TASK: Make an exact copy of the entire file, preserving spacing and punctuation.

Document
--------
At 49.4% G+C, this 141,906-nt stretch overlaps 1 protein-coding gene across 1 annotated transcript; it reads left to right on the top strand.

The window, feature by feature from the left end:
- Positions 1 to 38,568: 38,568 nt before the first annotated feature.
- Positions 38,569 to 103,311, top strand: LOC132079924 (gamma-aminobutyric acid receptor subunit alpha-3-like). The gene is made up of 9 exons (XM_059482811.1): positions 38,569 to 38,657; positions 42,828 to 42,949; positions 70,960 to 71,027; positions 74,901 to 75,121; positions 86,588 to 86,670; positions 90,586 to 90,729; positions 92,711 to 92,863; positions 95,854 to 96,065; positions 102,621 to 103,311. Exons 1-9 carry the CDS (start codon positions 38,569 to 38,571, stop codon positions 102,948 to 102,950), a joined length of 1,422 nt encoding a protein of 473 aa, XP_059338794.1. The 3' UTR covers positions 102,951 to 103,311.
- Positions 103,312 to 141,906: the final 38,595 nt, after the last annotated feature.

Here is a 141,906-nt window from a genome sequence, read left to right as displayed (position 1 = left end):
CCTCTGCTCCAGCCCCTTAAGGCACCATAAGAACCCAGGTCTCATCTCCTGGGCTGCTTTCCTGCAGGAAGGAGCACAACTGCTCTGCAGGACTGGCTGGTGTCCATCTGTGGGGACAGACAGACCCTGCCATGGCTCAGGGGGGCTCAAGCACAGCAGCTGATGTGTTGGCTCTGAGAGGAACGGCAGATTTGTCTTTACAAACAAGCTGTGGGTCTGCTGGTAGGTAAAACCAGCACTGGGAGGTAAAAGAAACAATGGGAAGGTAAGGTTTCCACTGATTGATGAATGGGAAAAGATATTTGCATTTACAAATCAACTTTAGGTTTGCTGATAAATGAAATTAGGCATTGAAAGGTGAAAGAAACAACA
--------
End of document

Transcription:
At 49.4% G+C, this 141,906-nt stretch overlaps 1 protein-coding gene across 1 annotated transcript; it reads left to right on the top strand.

The window, feature by feature from the left end:
- Positions 1 to 38,568: 38,568 nt before the first annotated feature.
- Positions 38,569 to 103,311, top strand: LOC132079924 (gamma-aminobutyric acid receptor subunit alpha-3-like). The gene is made up of 9 exons (XM_059482811.1): positions 38,569 to 38,657; positions 42,828 to 42,949; positions 70,960 to 71,027; positions 74,901 to 75,121; positions 86,588 to 86,670; positions 90,586 to 90,729; positions 92,711 to 92,863; positions 95,854 to 96,065; positions 102,621 to 103,311. Exons 1-9 carry the CDS (start codon positions 38,569 to 38,571, stop codon positions 102,948 to 102,950), a joined length of 1,422 nt encoding a protein of 473 aa, XP_059338794.1. The 3' UTR covers positions 102,951 to 103,311.
- Positions 103,312 to 141,906: the final 38,595 nt, after the last annotated feature.

Here is a 141,906-nt window from a genome sequence, read left to right as displayed (position 1 = left end):
CCTCTGCTCCAGCCCCTTAAGGCACCATAAGAACCCAGGTCTCATCTCCTGGGCTGCTTTCCTGCAGGAAGGAGCACAACTGCTCTGCAGGACTGGCTGGTGTCCATCTGTGGGGACAGACAGACCCTGCCATGGCTCAGGGGGGCTCAAGCACAGCAGCTGATGTGTTGGCTCTGAGAGGAACGGCAGATTTGTCTTTACAAACAAGCTGTGGGTCTGCTGGTAGGTAAAACCAGCACTGGGAGGTAAAAGAAACAATGGGAAGGTAAGGTTTCCACTGATTGATGAATGGGAAAAGATATTTGCATTTACAAATCAACTTTAGGTTTGCTGATAAATGAAATTAGGCATTGAAAGGTGAAAGAAACAACA